“Well, it’s almost noon and I know of a really good restaurant. It overlooks the dock and you can watch the tugboats come and go.” It sounded amazing.

“That sounds wonderful. Let’s go,” I say.


The restaurant is just as beautiful as Peter described it and then some. We were seated in a booth right by a window that looks out on the ocean.

“You’re going to need to help me order,” I say, “I don’t really know what I like and don’t like.”

“Oh yeah. Um, try the fried shrimp. It’s pretty much the best I’ve ever had. I think you’ll like it.”

“That sounds nice.” We talk while we wait for our food. And as we eat our food. And as we walk along the pier when we’re finished. We watched the sunset and we laughed until it hurt. It was a good day. A day that will forever be a fond memory.


We decide to go back to Peter’s apartment. He has an extra room he’s willing to let me stay in for as long as I like.

“There it is,” he says to me as he points across the street, “Fourth floor, second from the left.”

“It looks beautiful. Like nothing really matters except that its there.”

The crosswalk sign goes white and we start to walk across. A bus swerves. The same bus Chelsea was on before she was Poppy. Poppy screams as the bus careens towards-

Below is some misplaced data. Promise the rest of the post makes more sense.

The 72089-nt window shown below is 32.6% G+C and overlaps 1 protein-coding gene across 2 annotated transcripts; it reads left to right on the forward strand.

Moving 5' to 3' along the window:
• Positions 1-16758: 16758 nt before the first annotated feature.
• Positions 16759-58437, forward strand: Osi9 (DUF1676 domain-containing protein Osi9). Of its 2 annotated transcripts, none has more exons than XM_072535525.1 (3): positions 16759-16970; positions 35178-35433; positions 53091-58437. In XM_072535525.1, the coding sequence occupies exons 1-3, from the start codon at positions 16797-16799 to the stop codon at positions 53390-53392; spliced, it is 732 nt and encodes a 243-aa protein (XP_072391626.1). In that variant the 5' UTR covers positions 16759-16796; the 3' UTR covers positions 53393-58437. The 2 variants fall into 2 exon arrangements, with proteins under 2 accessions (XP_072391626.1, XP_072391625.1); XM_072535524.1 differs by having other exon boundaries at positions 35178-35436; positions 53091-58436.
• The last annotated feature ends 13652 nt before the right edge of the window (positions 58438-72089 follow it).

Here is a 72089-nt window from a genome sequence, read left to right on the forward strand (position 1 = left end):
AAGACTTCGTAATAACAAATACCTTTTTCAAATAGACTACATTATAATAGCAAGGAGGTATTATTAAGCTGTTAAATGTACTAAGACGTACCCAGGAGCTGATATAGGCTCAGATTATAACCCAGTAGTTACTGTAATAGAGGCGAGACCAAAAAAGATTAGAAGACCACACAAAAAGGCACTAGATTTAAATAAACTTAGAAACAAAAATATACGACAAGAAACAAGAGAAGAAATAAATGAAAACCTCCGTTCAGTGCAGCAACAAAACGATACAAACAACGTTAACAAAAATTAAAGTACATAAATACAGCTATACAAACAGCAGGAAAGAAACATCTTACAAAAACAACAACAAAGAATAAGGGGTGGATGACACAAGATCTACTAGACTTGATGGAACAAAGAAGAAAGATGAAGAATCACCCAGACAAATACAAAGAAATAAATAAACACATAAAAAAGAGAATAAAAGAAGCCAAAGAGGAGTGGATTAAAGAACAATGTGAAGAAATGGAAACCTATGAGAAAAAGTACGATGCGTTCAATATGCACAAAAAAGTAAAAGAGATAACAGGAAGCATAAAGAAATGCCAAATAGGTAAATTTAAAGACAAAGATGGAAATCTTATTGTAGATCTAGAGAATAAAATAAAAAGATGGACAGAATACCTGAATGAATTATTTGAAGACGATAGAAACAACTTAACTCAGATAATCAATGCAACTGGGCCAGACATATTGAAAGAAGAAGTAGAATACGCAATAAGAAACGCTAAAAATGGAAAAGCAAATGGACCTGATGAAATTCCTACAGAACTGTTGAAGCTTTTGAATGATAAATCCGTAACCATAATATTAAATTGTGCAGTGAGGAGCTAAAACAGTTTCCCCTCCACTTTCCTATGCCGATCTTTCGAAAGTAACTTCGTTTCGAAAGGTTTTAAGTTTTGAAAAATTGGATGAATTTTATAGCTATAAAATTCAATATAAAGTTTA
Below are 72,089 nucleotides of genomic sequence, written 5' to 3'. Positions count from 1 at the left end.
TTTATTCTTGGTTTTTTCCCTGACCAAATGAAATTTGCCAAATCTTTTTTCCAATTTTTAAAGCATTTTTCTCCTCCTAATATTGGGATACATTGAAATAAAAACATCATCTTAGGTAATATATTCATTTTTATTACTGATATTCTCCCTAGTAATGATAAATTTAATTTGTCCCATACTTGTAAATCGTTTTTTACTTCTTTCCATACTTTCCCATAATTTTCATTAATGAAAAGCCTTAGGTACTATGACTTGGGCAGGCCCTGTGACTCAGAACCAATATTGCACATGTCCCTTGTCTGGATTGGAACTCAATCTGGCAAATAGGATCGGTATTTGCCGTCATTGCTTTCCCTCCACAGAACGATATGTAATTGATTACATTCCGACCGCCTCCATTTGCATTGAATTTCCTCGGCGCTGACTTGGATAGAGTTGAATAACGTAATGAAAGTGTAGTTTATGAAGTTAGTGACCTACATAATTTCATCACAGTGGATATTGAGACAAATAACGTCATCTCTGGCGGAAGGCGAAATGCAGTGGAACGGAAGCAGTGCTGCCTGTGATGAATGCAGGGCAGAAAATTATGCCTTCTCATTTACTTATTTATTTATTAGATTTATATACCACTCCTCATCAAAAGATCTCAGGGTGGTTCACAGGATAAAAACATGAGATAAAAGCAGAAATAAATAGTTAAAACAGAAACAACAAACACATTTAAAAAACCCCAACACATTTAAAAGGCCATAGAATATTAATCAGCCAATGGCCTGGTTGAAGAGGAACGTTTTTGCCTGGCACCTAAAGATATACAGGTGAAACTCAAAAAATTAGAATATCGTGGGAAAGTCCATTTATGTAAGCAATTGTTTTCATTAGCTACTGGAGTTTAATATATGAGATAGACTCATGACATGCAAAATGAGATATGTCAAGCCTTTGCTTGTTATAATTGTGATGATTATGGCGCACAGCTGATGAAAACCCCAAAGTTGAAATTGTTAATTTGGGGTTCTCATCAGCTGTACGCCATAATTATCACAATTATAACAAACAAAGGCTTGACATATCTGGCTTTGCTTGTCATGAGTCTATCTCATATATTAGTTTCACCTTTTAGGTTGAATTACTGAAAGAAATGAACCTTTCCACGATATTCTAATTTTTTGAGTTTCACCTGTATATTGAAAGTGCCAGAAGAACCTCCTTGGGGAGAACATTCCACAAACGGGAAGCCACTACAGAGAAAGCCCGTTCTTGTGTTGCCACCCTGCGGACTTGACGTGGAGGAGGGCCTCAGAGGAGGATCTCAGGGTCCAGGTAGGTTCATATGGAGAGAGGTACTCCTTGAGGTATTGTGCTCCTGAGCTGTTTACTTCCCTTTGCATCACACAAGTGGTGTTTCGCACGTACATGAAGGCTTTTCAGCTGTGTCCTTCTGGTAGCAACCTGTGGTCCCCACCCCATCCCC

Find a quarter. Flip it.



Heads: The bus hits Poppy. She dies in the hospital the next day. There is no funeral. No one knew her except Peter. He cries for days. He spirals into a manic depression. If only he could know more about her. Where she came from and who she really was.


Tails: The bus hits Peter. He lives but suffers severe amnesia. He forgets everything. Poppy helps him and takes him to a little restaurant by the dock where you can watch the tugboats. “Order the fried shrimp,” she says.




















Lands on its side: They both die. Together. No one knew them. They only knew each other for a day. A day that they would never forget. Yet, somehow they died happy. A smile on the face of a dead person is rare. Almost as rare as a coin landing on its side.



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Katie B. said...
Apr. 9, 2009 at 11:49 pm:
I really liked your story. You had me hooked!